I hate using the words "official" or "officially" in referring to an ASD dx. It make it sound like only those with an "official" dxs have the right to proclaim they have it, and the rest are imposters or something, as if the dx make you ASD or not, not the condition itself. I think that's the flawed logic behind a lot of this heehawing over dx's by many people here - they are passively and unwittingly making that fallacious assumption (having an ASD may make you annoyingly fussy about what *you* presume is right or logical, but it doesn't necessarily make you smart or self-aware). This isn't some elitist game about who's legitimately ASD or not, and those people who do this probably do this in order to overcompensate for some feeling of inadequency on their part. [Damn fools - *this* is why people don't like you, and not becaue you're "different." I hope you know that.]

I prefer the word "formally," because it strikes me as less contentious. To me that just means "I have been formally recognized by the psychological community as having this condition," and not whether someone actually has it or not.


Yes, you're right. "Formal" would've been a better word for me to use because I do feel the same as yourself. My brain was just lacking synonyms at the moment, hehe.


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30 Apr 2007, 9:16 pm

Fraya wrote:
I think when it comes to self diagnosis there is only one question necessary to decide its validity: did you have a complete list of the symptoms before or after finding out about the condition? If it wasn't till afterwards you noticed anything then it might be suspect.

I don't think many of us were exactly surprised since its as obvious to the one having the difficulties as a missing arm your hiding with long sleeves.


With me, it was finding an article that had a list of traits commonly found in children with AS, and cold chills went up my spine as I realized that the list was a pretty damn good description of me as a kid. But my inability to "read" other people, my lack of empathy, my total cluelessness when it comes to other people's emotions, my tendency to take things literally, my slight difficulty with face recognition, all these I knew about before I ever heard of AS.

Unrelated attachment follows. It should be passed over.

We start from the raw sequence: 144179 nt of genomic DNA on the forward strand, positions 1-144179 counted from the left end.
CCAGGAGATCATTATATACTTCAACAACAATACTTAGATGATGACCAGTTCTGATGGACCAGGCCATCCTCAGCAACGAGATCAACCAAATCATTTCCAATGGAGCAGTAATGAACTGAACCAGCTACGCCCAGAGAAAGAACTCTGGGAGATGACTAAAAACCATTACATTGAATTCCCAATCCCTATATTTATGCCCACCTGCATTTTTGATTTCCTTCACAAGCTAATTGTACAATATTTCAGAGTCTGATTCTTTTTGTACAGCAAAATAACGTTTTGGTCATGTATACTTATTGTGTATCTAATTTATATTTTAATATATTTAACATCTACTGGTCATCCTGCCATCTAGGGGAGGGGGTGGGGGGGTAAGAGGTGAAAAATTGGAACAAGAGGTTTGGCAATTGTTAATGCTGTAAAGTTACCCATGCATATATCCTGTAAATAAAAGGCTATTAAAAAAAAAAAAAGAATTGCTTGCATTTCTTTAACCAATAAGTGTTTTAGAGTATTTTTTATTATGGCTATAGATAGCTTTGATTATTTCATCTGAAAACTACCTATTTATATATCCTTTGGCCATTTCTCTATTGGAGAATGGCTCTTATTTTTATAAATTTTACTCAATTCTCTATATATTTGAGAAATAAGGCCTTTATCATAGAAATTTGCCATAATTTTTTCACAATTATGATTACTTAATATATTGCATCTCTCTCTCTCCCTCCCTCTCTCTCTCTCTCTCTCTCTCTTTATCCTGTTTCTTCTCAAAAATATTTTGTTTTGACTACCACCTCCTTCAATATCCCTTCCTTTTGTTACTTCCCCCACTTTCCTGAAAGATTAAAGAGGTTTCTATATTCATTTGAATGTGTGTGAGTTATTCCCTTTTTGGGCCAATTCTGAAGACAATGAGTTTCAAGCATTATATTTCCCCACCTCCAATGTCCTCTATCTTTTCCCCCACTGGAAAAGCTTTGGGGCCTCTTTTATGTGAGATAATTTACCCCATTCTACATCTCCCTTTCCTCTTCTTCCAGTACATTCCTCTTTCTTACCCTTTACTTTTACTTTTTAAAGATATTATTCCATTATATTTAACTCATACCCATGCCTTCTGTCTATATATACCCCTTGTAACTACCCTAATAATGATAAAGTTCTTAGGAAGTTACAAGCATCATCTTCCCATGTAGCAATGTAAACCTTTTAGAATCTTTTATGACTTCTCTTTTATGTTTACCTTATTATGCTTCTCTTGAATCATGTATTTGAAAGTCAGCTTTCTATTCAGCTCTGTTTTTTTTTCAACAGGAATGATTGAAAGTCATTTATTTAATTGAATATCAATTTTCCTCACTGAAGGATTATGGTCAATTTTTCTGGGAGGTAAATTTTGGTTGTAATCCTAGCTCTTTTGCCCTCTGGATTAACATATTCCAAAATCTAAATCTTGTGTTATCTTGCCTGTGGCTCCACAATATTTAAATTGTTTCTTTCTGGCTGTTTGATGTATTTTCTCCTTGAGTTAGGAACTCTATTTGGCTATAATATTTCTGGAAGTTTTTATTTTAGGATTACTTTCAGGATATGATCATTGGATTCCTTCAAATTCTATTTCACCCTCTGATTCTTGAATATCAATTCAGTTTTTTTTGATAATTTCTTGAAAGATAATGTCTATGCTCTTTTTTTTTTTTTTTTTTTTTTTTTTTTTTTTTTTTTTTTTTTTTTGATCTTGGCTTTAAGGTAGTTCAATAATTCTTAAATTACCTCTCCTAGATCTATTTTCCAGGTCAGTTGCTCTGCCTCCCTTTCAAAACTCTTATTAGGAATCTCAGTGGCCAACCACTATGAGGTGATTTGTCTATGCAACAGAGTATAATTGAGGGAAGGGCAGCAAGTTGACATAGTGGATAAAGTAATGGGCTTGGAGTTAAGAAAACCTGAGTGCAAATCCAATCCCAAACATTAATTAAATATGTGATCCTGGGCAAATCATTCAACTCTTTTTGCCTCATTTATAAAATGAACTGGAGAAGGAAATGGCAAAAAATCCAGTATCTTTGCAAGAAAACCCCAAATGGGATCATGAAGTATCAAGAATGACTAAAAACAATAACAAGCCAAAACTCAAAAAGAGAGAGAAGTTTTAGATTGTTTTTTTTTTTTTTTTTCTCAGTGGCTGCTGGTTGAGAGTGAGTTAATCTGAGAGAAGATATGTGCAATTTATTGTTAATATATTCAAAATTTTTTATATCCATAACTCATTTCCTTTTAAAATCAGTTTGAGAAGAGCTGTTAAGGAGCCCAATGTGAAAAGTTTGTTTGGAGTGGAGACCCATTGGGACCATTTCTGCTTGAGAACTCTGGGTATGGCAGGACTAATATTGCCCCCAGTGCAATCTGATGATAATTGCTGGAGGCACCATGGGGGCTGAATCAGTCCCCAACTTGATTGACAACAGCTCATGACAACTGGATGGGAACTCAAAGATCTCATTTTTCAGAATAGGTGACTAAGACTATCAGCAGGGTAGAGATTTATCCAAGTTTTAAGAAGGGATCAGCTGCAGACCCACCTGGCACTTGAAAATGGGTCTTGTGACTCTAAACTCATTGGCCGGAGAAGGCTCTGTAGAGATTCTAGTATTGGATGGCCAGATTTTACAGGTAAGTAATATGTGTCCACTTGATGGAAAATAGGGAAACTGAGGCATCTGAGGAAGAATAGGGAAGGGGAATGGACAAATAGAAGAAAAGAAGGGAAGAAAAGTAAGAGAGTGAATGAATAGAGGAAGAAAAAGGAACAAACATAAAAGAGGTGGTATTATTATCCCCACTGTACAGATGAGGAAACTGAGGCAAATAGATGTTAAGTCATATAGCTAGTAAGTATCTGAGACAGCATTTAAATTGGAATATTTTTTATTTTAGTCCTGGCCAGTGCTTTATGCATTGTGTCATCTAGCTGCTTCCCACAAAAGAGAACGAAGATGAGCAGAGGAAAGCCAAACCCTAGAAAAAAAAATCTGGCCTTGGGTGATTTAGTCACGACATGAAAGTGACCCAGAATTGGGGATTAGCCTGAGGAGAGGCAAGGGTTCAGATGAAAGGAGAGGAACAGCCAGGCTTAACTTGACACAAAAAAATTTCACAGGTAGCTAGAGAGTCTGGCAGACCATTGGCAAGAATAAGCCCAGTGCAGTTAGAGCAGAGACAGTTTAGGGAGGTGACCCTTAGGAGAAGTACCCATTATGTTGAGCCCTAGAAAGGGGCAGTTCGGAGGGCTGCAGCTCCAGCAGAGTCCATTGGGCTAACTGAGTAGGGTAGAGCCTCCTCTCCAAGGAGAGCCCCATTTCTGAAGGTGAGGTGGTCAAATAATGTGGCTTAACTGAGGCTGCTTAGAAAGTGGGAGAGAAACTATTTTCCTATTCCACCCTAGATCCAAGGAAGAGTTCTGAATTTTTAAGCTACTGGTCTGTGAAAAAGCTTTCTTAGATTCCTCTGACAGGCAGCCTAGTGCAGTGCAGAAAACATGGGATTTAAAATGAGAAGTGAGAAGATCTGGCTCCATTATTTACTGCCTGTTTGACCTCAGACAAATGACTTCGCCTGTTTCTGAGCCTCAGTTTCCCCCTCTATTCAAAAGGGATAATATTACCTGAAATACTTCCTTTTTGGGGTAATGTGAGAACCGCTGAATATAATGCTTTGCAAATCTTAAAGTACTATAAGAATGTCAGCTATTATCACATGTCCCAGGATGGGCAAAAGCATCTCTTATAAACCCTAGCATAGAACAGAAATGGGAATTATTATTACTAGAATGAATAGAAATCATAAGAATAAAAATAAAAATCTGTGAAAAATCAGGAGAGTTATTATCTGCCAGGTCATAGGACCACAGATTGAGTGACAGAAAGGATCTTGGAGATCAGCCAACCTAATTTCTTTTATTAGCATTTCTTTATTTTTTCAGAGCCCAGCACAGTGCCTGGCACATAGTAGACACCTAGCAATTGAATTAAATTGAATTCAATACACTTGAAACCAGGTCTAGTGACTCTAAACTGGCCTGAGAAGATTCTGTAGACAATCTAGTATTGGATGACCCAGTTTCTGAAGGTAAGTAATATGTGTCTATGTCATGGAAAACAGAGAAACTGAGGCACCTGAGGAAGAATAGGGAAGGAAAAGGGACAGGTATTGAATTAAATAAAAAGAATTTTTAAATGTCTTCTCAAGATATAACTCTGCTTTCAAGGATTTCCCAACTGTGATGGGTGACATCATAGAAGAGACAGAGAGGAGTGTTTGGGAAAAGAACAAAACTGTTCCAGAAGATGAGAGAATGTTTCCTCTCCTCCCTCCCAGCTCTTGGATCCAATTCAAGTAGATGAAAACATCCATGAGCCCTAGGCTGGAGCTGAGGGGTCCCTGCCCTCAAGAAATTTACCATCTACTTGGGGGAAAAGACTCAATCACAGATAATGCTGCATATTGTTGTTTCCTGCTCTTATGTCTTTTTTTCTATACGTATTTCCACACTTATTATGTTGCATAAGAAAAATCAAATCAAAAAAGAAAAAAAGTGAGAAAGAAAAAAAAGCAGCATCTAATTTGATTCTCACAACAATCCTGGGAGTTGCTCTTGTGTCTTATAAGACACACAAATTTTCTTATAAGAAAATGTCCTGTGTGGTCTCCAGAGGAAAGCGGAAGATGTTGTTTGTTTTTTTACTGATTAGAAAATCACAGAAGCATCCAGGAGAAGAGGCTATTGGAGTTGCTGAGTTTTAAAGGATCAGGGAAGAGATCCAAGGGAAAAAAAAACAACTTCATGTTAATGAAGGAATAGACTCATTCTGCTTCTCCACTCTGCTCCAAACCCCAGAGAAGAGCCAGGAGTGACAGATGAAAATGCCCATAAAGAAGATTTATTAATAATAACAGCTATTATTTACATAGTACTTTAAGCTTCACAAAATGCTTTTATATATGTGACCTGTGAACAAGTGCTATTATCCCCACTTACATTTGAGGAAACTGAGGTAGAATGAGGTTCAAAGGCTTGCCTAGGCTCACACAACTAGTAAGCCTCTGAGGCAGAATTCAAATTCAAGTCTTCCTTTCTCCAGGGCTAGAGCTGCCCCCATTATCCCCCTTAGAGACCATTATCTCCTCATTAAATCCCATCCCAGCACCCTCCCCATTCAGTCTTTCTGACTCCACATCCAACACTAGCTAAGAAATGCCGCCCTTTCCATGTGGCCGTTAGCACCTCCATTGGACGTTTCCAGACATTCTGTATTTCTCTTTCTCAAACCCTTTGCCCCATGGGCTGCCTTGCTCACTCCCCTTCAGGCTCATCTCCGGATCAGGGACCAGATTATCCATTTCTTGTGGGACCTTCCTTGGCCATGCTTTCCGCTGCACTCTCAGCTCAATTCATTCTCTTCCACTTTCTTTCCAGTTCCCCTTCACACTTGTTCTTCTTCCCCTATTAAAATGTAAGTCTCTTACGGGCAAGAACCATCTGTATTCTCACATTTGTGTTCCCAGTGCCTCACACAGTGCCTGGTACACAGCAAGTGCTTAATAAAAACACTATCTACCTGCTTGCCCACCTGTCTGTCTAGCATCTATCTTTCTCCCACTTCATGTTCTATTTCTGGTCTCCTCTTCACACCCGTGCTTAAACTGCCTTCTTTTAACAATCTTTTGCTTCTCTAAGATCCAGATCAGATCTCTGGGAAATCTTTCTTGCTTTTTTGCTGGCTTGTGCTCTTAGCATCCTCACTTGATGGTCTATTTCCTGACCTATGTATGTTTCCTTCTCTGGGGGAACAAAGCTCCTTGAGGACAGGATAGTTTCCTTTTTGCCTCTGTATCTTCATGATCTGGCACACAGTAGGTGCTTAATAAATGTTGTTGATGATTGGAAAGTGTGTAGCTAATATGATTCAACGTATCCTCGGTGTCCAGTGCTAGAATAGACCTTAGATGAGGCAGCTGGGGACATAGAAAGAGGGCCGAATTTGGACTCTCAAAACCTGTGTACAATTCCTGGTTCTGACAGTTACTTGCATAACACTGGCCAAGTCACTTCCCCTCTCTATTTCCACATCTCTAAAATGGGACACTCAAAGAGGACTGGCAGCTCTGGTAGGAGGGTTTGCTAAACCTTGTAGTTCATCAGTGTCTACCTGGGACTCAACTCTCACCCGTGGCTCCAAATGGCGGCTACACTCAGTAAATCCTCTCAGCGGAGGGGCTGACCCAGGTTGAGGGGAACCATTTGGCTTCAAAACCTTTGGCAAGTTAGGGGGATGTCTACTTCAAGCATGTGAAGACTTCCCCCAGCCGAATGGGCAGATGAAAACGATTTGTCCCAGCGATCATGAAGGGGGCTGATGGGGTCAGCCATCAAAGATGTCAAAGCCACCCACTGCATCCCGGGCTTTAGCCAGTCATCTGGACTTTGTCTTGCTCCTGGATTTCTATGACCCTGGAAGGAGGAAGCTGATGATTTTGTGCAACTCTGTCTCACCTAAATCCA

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30 Apr 2007, 9:32 pm

Self.

Ater decades of: "What am I?" I found AS and noted:

1. Excepting a couple of questionable traits (lack of sense of humor, inability to use metaphors) I had about all of it.

2. I can find no personality traits within me that are not AS explicable.

3. Suddenly the random unassembled jigsaw puzzle that was my life organizes around the "strange attractor" of AS. Not a pretty picture - but a system.

4. I am not looking for any d advantages.

5. I am a tad paranoid about potential of being forcably medicated in future of US police state.

I will remain sans formal dx. Glad as aguppy to know whar I am!


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30 Apr 2007, 9:38 pm

nutbag wrote:
Self.

Ater decades of: "What am I?" I found AS and noted:

1. Excepting a couple of questionable traits (lack of sense of humor, inability to use metaphors) I had about all of it.

2. I can find no personality traits within me that are not AS explicable.

3. Suddenly the random unassembled jigsaw puzzle that was my life organizes around the "strange attractor" of AS. Not a pretty picture - but a system.

4. I am not looking for any d advantages.

5. I am a tad paranoid about potential of being forcably medicated in future of US police state.

I will remain sans formal dx. Glad as aguppy to know whar I am!
Sounds just like me, if you replace five with losing my children.